An honoring was held for Lynwood Watson recognizing his graduation from the East Carolina University medical school. Watson has sung with Southern Sons for several years.

John Oxendine and Shelley Strickland did a fine job of serving as head dancers. It is obvious that Oxendine, a grass dancer, loves to dance and it is a pleasure watching him in the circle.

All tiny tot dancers were presented with trophies for their participation.

A fly-in and car show was being held at the Robeson County Airport and we enjoyed watching some of the aircraft fly over the powwow area.


Spectator numbers appeared to be down from previous Lumbee Spring Powwows we have attended. The afternoon attendance, not including dancer and drum families, was small. By 9:00 p.m. the spectator numbers had increased but the majority of them were high schoolers and youngsters meeting friends and socializing at the powwow.

Long on breaks and honorings, short on dancing. A five to 10-minute rain shower occurred at 4:15 p.m. and the MC announced the powwow would resume at 7:00 p.m. Thus, a two hour and 45 minute break in the dancing action.

Apparently, no color guard had been selected for the powwow because the MC had to ask someone to get the staff and flag and form up into a color guard for the 1:00 p.m. grand entry. Then the announced 7:00 p.m. grand entry and opening ceremonies never happened. An intertribal dance started the powwow again at 7:00 p.m. and dance competition resumed after that. We realize that nothing is written in stone in Indian Country, but when the LRDA spends so much time defining what is proper and Indian in North Carolina and who can legitimately dance at their powwows and who cannot, we find the above mentioned incidences rather slip-shod.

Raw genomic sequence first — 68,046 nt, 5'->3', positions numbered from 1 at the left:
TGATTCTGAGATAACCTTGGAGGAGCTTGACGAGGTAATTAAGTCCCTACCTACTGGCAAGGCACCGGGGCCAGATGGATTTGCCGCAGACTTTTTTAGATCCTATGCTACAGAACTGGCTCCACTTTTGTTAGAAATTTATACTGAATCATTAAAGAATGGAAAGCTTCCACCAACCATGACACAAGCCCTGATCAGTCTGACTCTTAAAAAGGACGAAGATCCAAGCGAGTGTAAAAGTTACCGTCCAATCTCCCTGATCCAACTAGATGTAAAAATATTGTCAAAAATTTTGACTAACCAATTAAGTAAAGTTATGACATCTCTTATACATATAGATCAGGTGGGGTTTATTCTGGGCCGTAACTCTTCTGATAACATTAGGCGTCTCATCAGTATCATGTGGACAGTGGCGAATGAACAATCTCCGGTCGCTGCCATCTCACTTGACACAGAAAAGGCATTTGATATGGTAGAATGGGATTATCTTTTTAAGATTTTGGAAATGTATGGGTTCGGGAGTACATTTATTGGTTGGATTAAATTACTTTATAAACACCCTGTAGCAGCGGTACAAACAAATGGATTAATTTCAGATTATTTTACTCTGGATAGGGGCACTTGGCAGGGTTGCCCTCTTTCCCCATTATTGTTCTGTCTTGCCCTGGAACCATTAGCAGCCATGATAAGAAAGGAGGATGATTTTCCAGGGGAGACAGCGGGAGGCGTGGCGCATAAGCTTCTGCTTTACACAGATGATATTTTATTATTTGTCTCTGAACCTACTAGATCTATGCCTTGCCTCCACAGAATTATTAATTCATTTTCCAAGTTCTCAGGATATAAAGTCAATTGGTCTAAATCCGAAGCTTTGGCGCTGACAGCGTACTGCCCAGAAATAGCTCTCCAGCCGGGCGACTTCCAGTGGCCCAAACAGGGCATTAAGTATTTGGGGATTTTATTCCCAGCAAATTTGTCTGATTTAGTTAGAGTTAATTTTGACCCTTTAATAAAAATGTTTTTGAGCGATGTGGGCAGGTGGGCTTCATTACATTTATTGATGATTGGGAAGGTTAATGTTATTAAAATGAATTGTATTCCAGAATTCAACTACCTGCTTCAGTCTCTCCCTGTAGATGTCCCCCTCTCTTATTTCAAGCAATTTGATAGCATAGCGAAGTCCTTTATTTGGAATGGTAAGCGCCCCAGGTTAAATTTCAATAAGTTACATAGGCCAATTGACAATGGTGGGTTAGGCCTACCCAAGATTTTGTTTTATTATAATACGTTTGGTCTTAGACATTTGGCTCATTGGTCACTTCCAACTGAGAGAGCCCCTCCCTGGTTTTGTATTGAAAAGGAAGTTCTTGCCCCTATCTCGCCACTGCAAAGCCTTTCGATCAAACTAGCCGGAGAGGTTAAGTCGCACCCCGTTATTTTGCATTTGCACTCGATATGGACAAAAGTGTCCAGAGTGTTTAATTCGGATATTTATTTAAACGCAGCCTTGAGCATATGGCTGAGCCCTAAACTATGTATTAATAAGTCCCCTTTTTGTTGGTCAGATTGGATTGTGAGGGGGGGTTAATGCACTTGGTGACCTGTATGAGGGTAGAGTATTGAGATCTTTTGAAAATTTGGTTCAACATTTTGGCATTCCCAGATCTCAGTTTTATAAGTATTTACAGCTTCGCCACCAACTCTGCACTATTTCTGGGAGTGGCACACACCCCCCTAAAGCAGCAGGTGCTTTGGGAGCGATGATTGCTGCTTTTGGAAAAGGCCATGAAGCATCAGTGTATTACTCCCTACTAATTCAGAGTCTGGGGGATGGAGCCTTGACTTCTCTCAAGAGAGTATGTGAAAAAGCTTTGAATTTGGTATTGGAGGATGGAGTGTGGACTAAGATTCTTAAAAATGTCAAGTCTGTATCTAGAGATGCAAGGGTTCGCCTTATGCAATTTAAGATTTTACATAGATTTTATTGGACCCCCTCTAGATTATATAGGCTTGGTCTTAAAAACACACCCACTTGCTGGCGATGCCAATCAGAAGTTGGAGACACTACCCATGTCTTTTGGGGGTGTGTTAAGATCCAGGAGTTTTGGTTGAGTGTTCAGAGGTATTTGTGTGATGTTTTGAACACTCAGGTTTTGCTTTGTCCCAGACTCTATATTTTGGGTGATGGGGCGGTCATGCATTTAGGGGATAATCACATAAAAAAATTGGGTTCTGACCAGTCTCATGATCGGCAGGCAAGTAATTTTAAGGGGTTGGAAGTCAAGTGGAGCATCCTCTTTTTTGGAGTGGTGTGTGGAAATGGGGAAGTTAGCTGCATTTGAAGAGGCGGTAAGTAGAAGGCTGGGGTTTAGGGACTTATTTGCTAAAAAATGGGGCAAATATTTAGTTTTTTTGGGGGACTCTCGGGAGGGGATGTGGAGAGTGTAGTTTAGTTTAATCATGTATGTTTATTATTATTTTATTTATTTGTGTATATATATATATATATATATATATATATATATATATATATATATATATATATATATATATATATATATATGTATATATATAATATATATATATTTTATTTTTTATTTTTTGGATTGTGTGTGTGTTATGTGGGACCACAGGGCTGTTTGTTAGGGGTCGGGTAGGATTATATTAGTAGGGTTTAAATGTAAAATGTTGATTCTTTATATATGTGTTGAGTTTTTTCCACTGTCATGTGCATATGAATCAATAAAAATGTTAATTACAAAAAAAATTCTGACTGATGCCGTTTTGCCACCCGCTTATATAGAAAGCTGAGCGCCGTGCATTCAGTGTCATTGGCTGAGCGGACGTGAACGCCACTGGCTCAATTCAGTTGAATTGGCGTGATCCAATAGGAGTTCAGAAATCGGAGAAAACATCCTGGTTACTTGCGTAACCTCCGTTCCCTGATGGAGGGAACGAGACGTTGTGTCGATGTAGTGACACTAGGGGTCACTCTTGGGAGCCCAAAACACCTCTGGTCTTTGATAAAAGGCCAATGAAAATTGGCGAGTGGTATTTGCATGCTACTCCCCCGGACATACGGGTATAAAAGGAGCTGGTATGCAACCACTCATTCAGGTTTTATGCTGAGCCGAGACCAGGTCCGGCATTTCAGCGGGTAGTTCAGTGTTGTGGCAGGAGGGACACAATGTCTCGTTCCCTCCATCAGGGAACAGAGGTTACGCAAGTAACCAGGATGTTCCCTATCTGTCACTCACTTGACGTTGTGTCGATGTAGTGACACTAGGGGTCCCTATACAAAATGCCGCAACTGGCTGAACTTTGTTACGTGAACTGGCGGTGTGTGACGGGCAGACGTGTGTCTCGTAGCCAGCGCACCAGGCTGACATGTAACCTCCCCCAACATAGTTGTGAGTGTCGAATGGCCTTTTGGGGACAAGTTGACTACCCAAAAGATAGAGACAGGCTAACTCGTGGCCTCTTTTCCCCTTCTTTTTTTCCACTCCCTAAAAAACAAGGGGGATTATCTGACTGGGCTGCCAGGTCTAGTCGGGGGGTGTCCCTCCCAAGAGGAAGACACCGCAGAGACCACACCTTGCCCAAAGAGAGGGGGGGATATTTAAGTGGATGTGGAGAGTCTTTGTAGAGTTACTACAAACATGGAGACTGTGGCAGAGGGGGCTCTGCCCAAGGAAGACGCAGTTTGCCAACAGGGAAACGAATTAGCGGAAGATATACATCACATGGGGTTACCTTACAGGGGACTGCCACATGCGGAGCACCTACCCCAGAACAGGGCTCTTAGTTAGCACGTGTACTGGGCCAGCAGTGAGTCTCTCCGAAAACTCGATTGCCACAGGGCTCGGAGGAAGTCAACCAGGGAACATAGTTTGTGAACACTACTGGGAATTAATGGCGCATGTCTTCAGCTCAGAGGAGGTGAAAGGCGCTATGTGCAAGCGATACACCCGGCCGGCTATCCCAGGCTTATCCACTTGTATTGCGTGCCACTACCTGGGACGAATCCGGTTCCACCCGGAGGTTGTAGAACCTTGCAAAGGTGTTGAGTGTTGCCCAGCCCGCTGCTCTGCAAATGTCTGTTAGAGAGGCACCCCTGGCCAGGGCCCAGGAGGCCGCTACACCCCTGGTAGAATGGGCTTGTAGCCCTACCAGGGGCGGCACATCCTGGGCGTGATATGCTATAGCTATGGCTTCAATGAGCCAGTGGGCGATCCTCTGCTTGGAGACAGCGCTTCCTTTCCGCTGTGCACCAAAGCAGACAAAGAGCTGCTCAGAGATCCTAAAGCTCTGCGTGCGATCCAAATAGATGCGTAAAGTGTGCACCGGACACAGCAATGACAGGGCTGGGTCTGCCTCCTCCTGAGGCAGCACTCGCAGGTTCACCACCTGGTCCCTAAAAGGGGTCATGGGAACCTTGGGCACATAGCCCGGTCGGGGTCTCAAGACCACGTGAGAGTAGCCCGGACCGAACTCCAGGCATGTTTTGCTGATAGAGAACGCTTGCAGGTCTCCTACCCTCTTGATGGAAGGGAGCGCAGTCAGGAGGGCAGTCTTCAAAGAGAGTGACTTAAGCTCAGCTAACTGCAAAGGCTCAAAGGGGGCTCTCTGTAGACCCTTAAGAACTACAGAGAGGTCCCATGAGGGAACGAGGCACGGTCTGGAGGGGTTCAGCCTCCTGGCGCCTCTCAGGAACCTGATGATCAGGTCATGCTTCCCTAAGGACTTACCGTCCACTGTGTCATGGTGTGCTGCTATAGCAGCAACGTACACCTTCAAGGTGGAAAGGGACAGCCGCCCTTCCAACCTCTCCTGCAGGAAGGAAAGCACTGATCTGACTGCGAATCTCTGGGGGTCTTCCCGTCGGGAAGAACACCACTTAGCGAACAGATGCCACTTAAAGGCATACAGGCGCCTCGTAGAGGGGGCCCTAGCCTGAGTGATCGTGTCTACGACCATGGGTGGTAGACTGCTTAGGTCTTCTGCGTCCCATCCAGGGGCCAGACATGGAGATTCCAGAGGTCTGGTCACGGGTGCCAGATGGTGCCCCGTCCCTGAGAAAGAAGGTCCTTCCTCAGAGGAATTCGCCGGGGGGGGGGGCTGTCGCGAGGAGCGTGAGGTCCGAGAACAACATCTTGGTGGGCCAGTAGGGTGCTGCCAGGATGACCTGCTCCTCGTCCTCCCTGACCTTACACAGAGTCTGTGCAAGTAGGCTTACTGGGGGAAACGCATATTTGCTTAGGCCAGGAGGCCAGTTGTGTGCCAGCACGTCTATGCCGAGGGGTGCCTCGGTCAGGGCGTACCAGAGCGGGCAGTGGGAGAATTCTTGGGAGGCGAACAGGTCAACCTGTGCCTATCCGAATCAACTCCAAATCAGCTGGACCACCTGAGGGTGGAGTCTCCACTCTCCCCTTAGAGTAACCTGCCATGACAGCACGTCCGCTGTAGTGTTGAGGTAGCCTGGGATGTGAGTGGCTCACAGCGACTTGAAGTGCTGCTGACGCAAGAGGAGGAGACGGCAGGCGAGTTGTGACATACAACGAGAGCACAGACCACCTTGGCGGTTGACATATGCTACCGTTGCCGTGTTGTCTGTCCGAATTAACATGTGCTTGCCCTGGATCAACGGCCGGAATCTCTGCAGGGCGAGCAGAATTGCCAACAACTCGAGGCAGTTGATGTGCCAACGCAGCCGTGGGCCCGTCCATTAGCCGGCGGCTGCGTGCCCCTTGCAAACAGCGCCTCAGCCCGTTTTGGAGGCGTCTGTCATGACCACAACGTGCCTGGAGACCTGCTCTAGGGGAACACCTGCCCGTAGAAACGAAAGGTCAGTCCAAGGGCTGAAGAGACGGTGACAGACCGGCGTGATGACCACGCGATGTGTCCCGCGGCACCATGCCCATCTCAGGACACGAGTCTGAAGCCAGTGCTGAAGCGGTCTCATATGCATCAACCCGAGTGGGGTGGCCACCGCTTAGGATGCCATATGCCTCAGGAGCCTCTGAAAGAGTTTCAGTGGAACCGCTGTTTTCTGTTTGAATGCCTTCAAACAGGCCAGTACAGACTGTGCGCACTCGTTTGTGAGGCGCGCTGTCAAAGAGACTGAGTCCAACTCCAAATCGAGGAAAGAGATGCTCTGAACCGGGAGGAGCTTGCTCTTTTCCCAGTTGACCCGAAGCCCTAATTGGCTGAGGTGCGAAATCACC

With 73 dancers present, we wondered where were the contestants in several dance categories? Women’s traditional had only three contestants. Women’s jingle had only three contestants. Men’s fancy had only two contestants. Men’s grass had five contestants. Junior men’s fancy had only two contestants and one of those was a 9- or 10-year-old boy who rightfully belonged in the boys’ division, which had only two or three contestants.

Junior men’s fancy dance category was the worst mismatch in dancing competition we’ve ever seen at a powwow and the above mentioned little kid beat a 16-year-old consistent first-place winner. One spectator commented this was “the worst case of sucking up to powwow officials” he had ever seen. We have to agree. This is one of the reasons we don’t like “competition” powwows as we stated up front at the beginning of the powwow report series.


Men’s Traditional: First Place – Osceola Red Shirt, Second Place – Bo Goins, Third Place – Ray Silva.

Women’s Traditional: First Place – April Whittemore, Second Place – Sharon Harris, Third Place - Stacy Mills.

Women’s Jingle: First Place – Meredith Hedgepeth, Second Place – Jenny Red Shirt, Third Place – Brenda Sexton.

Drum Contest: First Place - Stoney Creek, Second Place - Kah-Ta-Noh Jr., Third Place - Southern Sons.


We have attended this powwow for numerous years. We are sad to have to report that it has gone downhill from what it has been in the past. We hope that LRDA and Lumbee tribal officials will do something to refresh and revitalize this event and make it more than just a carbon copy of the “same old, same old” we are seeing at many of the state-recognized tribal and association powwows.

  • Back To The Powwow Archive
  • Back To NC Native News